GOLDEN MEMORY BOOK
It has a page for each of our Gold Star Aggies — “Gold Star” is a term that surviving family members might use, as in Gold Star Mother or Gold Star Father, to indicate the loss of a child in war — and it is kept in a display case in a corner of Griffin Lounge in the MU. Soon the book will have a new home, in the MU renovation scheduled to start in the fall. The plans include a memorial wall with an interactive digital display that will provide direct access to each page in the memory book.
Click here for a list of all the Gold Star Aggies, each accompanied by class year at UC Davis, branch of service, highest rank and the war in which the Aggie lost his life. Digital scans of every page of the Golden Memory Book can be seen in this PDF.
"MEMORIAL DAY: Honoring the 135th fallen Aggie," Dateline UC Davis (May 13, 2014)
“City dedicates park to alumnus killed in Vietnam,” Dateline UC Davis (May 25, 2007)
“Honoring the fallen: Staffer remembers those who did not return from war,” Dateline UC Davis (May 26, 2006)
“Golden memories,” Dateline UC Davis (May 26, 2006)
UC Davis gave its military casualties — and the mother of one of them — a loving embrace Thursday (May 22), at an early Memorial Day ceremony.
About 150 people attended the 5 p.m. observance sposored by Campus Recreation and Unions, on the north side of the Memorial Union, dedicated in 1955 to the more than 100 students lost in World War I and World War II.
Each of the fallen Aggies is forever enshrined in the campus’s Golden Memory Book, which, as a result of Korea and Vietnam, grew to hold 134 names. During last week’s ceremony, the university added another name, that of Lt. Col. Mark D. Taylor, an Army surgeon, on the occasion of the 10th anniversary of his death in Iraq.
Roberta Taylor, his mother, attended the ceremony, accompanied by family friends and joined by classmates of her son’s — from Lincoln High School in Stockton and UC Davis, including his Theta Xi roommate, Dave Panconi. A contingent of today’s Theta Xi members also attended.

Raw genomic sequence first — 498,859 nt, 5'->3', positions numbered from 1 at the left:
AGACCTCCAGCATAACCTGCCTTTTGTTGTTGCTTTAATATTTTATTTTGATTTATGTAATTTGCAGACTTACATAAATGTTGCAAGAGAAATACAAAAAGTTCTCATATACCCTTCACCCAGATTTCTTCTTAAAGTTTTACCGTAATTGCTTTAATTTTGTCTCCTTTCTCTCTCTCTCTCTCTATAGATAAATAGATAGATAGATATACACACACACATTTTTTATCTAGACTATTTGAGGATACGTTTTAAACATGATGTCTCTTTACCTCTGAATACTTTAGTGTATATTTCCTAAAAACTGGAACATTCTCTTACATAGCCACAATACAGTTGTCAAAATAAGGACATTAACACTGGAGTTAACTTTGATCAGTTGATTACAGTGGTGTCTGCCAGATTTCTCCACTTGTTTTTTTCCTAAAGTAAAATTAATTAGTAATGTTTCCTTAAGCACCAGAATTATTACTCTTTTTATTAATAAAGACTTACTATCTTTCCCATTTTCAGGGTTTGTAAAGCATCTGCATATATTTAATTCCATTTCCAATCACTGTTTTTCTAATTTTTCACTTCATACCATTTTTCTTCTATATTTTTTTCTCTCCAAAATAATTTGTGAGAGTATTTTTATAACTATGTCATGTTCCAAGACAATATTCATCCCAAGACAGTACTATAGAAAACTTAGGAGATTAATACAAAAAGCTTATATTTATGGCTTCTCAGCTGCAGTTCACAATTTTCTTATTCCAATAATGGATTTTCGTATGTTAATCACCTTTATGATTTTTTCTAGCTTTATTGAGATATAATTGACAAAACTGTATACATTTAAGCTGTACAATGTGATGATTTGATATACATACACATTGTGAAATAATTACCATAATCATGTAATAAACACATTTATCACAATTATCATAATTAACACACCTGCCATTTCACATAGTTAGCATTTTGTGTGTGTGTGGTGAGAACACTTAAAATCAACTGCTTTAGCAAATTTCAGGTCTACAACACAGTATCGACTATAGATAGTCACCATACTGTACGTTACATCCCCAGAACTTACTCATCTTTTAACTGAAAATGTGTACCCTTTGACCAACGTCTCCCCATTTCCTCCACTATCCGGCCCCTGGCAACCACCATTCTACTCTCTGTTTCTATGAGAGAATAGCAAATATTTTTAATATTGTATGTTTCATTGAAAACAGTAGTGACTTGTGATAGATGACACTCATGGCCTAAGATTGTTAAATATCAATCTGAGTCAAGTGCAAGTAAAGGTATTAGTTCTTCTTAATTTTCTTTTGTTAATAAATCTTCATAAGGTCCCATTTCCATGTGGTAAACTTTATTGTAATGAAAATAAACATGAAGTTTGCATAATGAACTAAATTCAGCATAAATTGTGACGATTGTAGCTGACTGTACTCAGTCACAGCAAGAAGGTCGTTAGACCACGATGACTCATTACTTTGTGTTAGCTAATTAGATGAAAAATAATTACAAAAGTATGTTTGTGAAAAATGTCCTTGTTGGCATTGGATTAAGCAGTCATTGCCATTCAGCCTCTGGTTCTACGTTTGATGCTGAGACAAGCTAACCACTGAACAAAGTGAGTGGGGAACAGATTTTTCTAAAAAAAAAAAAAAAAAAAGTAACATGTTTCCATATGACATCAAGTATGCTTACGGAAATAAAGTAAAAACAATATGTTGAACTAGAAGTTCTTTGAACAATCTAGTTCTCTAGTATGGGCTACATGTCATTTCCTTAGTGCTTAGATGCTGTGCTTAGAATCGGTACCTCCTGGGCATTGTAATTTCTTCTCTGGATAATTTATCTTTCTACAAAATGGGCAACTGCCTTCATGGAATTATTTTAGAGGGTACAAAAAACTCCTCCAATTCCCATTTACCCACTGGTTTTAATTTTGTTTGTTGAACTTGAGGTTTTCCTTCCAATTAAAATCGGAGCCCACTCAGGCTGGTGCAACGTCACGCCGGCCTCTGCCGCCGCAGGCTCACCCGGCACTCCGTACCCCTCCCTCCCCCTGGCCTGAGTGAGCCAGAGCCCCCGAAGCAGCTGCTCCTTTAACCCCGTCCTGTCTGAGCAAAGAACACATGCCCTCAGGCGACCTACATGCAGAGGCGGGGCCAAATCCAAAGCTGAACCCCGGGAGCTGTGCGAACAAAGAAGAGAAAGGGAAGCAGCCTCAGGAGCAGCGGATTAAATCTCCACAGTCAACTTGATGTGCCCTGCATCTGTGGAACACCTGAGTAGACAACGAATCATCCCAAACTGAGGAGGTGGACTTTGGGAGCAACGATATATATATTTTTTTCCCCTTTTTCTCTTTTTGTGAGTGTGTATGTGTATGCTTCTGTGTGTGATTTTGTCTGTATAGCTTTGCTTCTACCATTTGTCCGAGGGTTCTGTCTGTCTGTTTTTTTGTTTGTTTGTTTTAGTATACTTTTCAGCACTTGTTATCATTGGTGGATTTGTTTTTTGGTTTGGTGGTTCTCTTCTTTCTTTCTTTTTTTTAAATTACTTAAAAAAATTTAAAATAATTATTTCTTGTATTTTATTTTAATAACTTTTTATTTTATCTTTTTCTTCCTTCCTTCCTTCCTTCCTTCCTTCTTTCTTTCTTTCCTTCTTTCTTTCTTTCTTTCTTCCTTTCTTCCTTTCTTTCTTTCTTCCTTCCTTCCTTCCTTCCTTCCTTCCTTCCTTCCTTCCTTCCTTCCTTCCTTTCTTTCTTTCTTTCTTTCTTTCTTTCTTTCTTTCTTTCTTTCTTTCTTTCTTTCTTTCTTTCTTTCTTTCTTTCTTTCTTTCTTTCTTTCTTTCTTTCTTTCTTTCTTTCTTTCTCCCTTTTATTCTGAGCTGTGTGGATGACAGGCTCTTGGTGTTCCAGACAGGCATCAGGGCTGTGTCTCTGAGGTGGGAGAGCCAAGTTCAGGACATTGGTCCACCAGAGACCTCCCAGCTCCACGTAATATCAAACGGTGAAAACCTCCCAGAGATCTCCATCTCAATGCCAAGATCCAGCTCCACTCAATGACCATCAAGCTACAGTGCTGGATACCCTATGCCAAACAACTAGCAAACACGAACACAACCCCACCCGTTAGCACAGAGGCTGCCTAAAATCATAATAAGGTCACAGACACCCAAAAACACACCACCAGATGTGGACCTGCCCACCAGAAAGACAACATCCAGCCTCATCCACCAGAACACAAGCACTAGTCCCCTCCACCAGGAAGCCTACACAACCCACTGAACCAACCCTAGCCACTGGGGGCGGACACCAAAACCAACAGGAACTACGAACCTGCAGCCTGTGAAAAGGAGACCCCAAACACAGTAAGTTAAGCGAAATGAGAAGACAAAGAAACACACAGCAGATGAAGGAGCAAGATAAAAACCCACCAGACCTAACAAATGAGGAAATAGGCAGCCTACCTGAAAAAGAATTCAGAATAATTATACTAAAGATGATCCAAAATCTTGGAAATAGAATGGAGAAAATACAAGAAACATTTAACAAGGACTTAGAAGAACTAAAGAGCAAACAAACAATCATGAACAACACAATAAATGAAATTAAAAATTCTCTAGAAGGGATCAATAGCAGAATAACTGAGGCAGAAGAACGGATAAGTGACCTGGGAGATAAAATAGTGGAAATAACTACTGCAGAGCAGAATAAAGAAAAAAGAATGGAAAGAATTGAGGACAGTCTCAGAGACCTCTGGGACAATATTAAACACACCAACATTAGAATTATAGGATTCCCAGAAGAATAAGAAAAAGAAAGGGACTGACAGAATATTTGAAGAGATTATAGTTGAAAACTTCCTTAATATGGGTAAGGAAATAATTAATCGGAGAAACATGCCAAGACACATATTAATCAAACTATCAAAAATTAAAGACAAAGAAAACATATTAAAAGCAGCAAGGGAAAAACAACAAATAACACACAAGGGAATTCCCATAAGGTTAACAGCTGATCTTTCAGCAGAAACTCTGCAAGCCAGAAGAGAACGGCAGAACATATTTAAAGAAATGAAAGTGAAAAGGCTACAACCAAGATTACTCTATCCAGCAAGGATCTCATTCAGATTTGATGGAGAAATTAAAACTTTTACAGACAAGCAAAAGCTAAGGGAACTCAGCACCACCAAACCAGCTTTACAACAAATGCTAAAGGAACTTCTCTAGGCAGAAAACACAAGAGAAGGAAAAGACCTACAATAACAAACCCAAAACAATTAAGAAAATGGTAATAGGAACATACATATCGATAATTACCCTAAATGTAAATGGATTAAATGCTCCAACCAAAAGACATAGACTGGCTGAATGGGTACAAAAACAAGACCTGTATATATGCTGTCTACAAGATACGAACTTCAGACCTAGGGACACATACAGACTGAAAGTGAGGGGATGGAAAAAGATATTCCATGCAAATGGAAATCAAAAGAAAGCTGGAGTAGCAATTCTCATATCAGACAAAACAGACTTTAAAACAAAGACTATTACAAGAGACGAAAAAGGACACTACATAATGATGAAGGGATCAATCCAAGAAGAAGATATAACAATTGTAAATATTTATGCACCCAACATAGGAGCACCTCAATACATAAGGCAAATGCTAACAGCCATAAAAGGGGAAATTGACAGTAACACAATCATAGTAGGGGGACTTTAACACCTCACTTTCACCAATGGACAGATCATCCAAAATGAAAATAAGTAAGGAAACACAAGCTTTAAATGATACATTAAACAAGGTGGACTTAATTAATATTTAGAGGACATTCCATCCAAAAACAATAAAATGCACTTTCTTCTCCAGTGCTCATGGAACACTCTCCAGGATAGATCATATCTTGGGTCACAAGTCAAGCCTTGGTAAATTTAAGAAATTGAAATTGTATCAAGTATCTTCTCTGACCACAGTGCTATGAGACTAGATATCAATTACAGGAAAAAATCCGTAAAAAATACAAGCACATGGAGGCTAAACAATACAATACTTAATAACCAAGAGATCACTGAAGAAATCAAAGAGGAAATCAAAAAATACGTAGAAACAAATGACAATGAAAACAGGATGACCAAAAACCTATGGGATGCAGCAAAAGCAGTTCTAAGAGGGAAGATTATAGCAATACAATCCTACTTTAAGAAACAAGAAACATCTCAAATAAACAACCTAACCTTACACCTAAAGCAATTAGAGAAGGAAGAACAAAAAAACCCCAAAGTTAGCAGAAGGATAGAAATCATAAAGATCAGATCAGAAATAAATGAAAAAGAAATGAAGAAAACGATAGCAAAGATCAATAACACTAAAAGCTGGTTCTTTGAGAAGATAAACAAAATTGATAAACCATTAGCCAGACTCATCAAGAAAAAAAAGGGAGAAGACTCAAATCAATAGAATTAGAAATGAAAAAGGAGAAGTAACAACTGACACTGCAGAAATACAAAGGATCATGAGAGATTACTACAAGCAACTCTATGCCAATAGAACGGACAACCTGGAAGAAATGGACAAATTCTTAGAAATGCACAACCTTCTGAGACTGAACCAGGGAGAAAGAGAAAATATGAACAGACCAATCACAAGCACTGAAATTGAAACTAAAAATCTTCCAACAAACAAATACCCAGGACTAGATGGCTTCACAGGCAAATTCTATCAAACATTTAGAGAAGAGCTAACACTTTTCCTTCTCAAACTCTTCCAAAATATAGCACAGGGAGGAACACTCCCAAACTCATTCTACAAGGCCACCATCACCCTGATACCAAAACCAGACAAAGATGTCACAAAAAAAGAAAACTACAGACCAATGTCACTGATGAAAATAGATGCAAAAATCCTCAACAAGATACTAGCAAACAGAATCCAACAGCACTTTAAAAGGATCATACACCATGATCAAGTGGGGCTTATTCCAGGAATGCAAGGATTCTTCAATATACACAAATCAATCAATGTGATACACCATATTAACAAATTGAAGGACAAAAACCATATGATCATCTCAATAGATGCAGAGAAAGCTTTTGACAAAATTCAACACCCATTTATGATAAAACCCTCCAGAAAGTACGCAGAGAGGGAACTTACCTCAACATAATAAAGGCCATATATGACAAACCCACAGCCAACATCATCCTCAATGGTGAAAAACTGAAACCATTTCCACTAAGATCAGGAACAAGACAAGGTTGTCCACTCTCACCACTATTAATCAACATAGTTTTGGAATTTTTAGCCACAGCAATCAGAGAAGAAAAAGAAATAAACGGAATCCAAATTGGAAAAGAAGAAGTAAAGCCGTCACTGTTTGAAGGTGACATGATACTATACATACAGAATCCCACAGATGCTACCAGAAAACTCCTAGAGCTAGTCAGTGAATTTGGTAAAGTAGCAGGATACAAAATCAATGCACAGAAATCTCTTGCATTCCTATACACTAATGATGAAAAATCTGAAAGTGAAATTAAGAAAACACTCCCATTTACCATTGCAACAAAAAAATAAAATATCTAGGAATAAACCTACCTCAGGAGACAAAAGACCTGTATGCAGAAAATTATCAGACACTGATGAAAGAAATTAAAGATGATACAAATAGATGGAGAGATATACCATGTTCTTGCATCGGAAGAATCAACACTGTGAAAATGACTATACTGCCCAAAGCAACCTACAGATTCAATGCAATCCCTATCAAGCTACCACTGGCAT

“Today we have an opportunity to echo the significance of this important day to our country, state and campus, by honoring and recognizing those Aggies who have died in all American wars, Aggies who we cannot and should not forget, as their ulimate sacrifice has allowed us to continue to pursue our American dreams,” Student Affairs Vice Chancellor Adela de la Torre told the audience.
Taylor had been pursuing his own American dream: Bachelor of Science in biochemistry from UC Davis, 1986; pharmacy degree from UCSF, 1991; and medical degree and Master’s in Public Health from George Washington University, 1996.
He began his military service in UC Davis’ Army ROTC, the same unit that participated in Thursday’s ceremony. Cadet Liam Burke, a third-year major in political science (with an emphasis in public service), gave the keynote address:
“Memorial Day is not a glitzy holiday,” he said. “It is a day of appreciation and respect for the values these service members died for, the freedoms they defended, and the mark they left behind.
“So I would ask all of you, regardless of your connection to the military, to take a moment this Monday to mark what has been given to us by those gave everything in the defense of liberty.”
Student veteran Megan Kennedy, a fourth-year double major in philosophy and political science, read a summary of Taylor’s page in the Golden Memory Book, including the circumstances of his death — by rocket-propelled grenade attack in Fallujah on March 20, 2004.
“Today," Kennedy said, "we rededicate our Golden Memory Book with Mark’s name inside, joining 134 other Aggies who like Mark had come to this university for the freedom that comes with education — and who died in defense of all that makes this country good, so that the students who came after them could experience that same goodness, that same freedom.
“We must remember that every time we walk in this building, this Memorial Union.”
Other student and alumni veterans followed with a reading of all of the names in the Golden Memory Book, as if they were coming from the MU's soul.
Taps closed the official program, and hugs closed the unofficial program, as ROTC cadets, veterans, students and others paid their respects to Roberta Taylor, Aggie parent and mother of an American hero.